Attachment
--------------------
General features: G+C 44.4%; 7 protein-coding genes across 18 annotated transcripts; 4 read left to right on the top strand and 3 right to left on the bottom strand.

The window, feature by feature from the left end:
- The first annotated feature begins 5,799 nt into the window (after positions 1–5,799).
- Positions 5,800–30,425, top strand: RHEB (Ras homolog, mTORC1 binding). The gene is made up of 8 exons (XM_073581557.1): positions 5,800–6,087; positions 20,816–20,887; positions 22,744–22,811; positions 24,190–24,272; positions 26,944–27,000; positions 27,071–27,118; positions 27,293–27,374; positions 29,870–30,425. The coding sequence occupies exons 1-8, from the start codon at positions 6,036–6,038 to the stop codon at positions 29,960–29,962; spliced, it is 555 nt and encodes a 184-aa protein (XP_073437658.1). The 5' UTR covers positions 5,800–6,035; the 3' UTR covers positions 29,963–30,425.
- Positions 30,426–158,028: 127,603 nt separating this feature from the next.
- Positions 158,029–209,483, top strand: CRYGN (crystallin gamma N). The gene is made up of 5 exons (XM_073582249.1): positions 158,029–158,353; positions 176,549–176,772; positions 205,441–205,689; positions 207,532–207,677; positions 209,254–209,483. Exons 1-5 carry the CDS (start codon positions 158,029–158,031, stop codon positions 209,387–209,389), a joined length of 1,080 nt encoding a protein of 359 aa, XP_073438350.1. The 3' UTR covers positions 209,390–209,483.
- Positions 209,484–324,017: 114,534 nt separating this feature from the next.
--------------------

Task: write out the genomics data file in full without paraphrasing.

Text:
General features: G+C 44.4%; 7 protein-coding genes across 18 annotated transcripts; 4 read left to right on the top strand and 3 right to left on the bottom strand.

The window, feature by feature from the left end:
- The first annotated feature begins 5,799 nt into the window (after positions 1–5,799).
- Positions 5,800–30,425, top strand: RHEB (Ras homolog, mTORC1 binding). The gene is made up of 8 exons (XM_073581557.1): positions 5,800–6,087; positions 20,816–20,887; positions 22,744–22,811; positions 24,190–24,272; positions 26,944–27,000; positions 27,071–27,118; positions 27,293–27,374; positions 29,870–30,425. The coding sequence occupies exons 1-8, from the start codon at positions 6,036–6,038 to the stop codon at positions 29,960–29,962; spliced, it is 555 nt and encodes a 184-aa protein (XP_073437658.1). The 5' UTR covers positions 5,800–6,035; the 3' UTR covers positions 29,963–30,425.
- Positions 30,426–158,028: 127,603 nt separating this feature from the next.
- Positions 158,029–209,483, top strand: CRYGN (crystallin gamma N). The gene is made up of 5 exons (XM_073582249.1): positions 158,029–158,353; positions 176,549–176,772; positions 205,441–205,689; positions 207,532–207,677; positions 209,254–209,483. Exons 1-5 carry the CDS (start codon positions 158,029–158,031, stop codon positions 209,387–209,389), a joined length of 1,080 nt encoding a protein of 359 aa, XP_073438350.1. The 3' UTR covers positions 209,390–209,483.
- Positions 209,484–324,017: 114,534 nt separating this feature from the next.